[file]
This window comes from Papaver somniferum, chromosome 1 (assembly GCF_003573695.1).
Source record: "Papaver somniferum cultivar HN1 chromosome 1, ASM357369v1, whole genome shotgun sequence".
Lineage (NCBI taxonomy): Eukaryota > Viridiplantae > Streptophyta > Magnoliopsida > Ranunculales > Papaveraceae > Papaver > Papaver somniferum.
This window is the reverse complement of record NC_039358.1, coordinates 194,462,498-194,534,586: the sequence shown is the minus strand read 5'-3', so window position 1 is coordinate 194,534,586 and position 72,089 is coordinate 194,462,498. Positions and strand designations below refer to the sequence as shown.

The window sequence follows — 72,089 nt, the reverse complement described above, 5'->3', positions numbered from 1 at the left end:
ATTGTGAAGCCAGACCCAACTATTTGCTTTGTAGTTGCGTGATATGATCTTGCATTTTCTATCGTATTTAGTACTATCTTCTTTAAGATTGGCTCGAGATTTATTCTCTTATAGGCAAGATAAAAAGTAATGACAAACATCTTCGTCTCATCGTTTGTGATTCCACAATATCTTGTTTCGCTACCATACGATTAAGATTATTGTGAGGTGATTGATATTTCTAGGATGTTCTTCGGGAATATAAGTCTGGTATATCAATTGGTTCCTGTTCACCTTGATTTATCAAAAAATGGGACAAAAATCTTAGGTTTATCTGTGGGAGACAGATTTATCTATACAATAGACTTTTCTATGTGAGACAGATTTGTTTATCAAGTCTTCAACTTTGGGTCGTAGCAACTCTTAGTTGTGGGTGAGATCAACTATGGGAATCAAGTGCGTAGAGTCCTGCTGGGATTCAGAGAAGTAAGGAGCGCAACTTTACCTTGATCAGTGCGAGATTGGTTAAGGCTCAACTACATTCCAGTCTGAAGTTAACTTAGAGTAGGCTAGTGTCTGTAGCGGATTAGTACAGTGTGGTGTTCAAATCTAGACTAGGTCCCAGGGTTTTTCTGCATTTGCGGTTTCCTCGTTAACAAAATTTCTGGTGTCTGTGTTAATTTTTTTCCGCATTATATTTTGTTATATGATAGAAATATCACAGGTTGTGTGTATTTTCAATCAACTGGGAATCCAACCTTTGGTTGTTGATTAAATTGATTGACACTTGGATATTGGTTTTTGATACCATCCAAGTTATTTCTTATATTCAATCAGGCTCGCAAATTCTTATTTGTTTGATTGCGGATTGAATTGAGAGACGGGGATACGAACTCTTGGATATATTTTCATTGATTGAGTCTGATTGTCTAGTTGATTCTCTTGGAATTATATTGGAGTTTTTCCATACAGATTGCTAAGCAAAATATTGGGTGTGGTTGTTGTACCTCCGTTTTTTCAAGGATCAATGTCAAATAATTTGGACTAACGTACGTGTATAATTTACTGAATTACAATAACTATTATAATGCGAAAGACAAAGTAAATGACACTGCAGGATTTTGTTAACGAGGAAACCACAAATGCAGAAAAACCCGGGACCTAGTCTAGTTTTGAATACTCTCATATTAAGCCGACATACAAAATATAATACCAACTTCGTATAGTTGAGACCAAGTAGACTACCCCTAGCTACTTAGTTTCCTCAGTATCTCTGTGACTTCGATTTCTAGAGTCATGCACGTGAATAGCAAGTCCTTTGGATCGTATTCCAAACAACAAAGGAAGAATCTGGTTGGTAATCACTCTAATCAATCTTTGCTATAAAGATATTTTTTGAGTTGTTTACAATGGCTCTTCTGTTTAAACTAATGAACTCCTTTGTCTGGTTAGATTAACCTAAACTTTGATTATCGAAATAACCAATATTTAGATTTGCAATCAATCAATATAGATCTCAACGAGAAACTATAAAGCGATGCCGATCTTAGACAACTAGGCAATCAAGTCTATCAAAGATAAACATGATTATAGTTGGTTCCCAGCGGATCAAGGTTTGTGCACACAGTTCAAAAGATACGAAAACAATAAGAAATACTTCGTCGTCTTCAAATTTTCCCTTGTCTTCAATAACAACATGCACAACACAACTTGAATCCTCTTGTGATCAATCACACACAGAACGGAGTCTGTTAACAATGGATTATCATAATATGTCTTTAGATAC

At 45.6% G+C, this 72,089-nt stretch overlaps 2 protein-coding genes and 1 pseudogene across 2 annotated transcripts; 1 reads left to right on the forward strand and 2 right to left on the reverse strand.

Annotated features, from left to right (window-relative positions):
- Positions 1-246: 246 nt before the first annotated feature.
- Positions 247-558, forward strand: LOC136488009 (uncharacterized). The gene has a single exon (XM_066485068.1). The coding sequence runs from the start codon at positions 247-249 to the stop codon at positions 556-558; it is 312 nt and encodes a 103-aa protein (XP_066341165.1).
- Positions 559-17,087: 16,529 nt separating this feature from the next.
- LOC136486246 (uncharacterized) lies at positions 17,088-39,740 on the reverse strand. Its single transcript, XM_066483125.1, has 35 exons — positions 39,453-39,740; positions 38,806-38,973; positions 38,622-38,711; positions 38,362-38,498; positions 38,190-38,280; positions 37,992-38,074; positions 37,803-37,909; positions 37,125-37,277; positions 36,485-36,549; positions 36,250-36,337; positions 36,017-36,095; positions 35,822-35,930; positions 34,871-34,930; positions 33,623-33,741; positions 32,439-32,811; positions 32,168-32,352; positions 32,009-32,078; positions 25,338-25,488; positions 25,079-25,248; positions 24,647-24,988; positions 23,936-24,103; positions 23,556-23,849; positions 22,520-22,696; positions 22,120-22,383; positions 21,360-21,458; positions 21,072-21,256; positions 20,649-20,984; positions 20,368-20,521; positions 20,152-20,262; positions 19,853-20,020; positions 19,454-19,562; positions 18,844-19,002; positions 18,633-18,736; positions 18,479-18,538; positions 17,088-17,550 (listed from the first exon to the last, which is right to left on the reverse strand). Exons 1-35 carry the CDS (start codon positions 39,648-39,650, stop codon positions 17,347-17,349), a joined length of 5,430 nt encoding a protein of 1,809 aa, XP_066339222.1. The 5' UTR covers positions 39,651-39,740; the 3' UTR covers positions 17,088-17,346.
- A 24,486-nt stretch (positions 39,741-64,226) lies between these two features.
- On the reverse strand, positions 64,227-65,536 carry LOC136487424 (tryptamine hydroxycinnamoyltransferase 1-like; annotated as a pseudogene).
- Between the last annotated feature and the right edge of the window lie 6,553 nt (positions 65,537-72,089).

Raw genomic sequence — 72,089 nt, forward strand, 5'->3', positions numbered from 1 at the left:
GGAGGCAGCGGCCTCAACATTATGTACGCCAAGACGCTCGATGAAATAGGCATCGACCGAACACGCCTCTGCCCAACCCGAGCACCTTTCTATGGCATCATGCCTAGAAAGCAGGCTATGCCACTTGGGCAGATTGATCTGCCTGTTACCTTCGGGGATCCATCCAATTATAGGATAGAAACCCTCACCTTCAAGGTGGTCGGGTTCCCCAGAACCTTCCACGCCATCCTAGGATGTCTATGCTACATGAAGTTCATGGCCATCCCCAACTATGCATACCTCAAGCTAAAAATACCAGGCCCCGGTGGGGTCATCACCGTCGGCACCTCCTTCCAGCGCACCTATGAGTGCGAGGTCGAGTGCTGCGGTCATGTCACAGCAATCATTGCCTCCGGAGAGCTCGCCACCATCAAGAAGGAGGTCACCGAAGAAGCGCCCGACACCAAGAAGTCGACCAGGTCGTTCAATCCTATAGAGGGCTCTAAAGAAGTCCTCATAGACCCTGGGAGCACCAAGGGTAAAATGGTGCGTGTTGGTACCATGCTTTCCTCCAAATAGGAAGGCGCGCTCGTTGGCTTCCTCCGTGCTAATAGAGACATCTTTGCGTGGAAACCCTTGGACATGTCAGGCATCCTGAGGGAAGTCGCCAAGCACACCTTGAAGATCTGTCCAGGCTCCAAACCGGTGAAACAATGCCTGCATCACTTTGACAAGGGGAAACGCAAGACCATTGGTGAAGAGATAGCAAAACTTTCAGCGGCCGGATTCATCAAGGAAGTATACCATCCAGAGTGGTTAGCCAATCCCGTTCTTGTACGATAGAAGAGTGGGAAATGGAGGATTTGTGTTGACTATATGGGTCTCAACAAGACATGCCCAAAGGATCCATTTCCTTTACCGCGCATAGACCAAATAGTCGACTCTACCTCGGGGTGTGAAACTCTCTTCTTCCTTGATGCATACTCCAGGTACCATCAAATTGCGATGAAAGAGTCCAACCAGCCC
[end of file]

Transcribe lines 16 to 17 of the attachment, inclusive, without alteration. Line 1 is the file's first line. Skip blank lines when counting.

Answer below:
Raw genomic sequence — 72,089 nt, forward strand, 5'->3', positions numbered from 1 at the left:
GGAGGCAGCGGCCTCAACATTATGTACGCCAAGACGCTCGATGAAATAGGCATCGACCGAACACGCCTCTGCCCAACCCGAGCACCTTTCTATGGCATCATGCCTAGAAAGCAGGCTATGCCACTTGGGCAGATTGATCTGCCTGTTACCTTCGGGGATCCATCCAATTATAGGATAGAAACCCTCACCTTCAAGGTGGTCGGGTTCCCCAGAACCTTCCACGCCATCCTAGGATGTCTATGCTACATGAAGTTCATGGCCATCCCCAACTATGCATACCTCAAGCTAAAAATACCAGGCCCCGGTGGGGTCATCACCGTCGGCACCTCCTTCCAGCGCACCTATGAGTGCGAGGTCGAGTGCTGCGGTCATGTCACAGCAATCATTGCCTCCGGAGAGCTCGCCACCATCAAGAAGGAGGTCACCGAAGAAGCGCCCGACACCAAGAAGTCGACCAGGTCGTTCAATCCTATAGAGGGCTCTAAAGAAGTCCTCATAGACCCTGGGAGCACCAAGGGTAAAATGGTGCGTGTTGGTACCATGCTTTCCTCCAAATAGGAAGGCGCGCTCGTTGGCTTCCTCCGTGCTAATAGAGACATCTTTGCGTGGAAACCCTTGGACATGTCAGGCATCCTGAGGGAAGTCGCCAAGCACACCTTGAAGATCTGTCCAGGCTCCAAACCGGTGAAACAATGCCTGCATCACTTTGACAAGGGGAAACGCAAGACCATTGGTGAAGAGATAGCAAAACTTTCAGCGGCCGGATTCATCAAGGAAGTATACCATCCAGAGTGGTTAGCCAATCCCGTTCTTGTACGATAGAAGAGTGGGAAATGGAGGATTTGTGTTGACTATATGGGTCTCAACAAGACATGCCCAAAGGATCCATTTCCTTTACCGCGCATAGACCAAATAGTCGACTCTACCTCGGGGTGTGAAACTCTCTTCTTCCTTGATGCATACTCCAGGTACCATCAAATTGCGATGAAAGAGTCCAACCAGCCC